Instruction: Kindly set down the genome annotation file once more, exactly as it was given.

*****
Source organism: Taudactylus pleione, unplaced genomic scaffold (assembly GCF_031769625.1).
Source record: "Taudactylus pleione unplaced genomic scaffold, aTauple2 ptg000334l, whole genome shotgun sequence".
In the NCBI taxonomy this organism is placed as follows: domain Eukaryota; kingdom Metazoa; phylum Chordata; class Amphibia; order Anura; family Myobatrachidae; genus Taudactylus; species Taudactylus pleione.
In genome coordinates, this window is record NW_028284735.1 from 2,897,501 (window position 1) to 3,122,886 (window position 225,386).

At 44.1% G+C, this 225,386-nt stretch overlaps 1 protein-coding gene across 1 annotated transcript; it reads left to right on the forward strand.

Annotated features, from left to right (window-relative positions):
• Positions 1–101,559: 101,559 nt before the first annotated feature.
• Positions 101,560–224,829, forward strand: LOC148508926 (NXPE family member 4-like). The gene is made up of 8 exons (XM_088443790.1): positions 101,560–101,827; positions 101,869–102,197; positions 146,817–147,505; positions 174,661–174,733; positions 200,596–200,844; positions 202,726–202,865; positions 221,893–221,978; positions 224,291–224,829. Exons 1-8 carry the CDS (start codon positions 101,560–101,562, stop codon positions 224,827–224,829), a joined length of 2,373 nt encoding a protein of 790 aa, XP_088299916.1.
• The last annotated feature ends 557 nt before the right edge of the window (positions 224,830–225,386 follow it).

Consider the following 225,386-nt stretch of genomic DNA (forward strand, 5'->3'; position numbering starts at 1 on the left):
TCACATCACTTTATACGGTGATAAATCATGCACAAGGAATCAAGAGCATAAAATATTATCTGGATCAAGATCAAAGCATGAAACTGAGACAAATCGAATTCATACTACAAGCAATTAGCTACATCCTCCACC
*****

Source organism: Taudactylus pleione, unplaced genomic scaffold (assembly GCF_031769625.1).
Source record: "Taudactylus pleione unplaced genomic scaffold, aTauple2 ptg000334l, whole genome shotgun sequence".
In the NCBI taxonomy this organism is placed as follows: domain Eukaryota; kingdom Metazoa; phylum Chordata; class Amphibia; order Anura; family Myobatrachidae; genus Taudactylus; species Taudactylus pleione.
In genome coordinates, this window is record NW_028284735.1 from 2,897,501 (window position 1) to 3,122,886 (window position 225,386).

At 44.1% G+C, this 225,386-nt stretch overlaps 1 protein-coding gene across 1 annotated transcript; it reads left to right on the forward strand.

Annotated features, from left to right (window-relative positions):
• Positions 1–101,559: 101,559 nt before the first annotated feature.
• Positions 101,560–224,829, forward strand: LOC148508926 (NXPE family member 4-like). The gene is made up of 8 exons (XM_088443790.1): positions 101,560–101,827; positions 101,869–102,197; positions 146,817–147,505; positions 174,661–174,733; positions 200,596–200,844; positions 202,726–202,865; positions 221,893–221,978; positions 224,291–224,829. Exons 1-8 carry the CDS (start codon positions 101,560–101,562, stop codon positions 224,827–224,829), a joined length of 2,373 nt encoding a protein of 790 aa, XP_088299916.1.
• The last annotated feature ends 557 nt before the right edge of the window (positions 224,830–225,386 follow it).

Consider the following 225,386-nt stretch of genomic DNA (forward strand, 5'->3'; position numbering starts at 1 on the left):
TCACATCACTTTATACGGTGATAAATCATGCACAAGGAATCAAGAGCATAAAATATTATCTGGATCAAGATCAAAGCATGAAACTGAGACAAATCGAATTCATACTACAAGCAATTAGCTACATCCTCCACC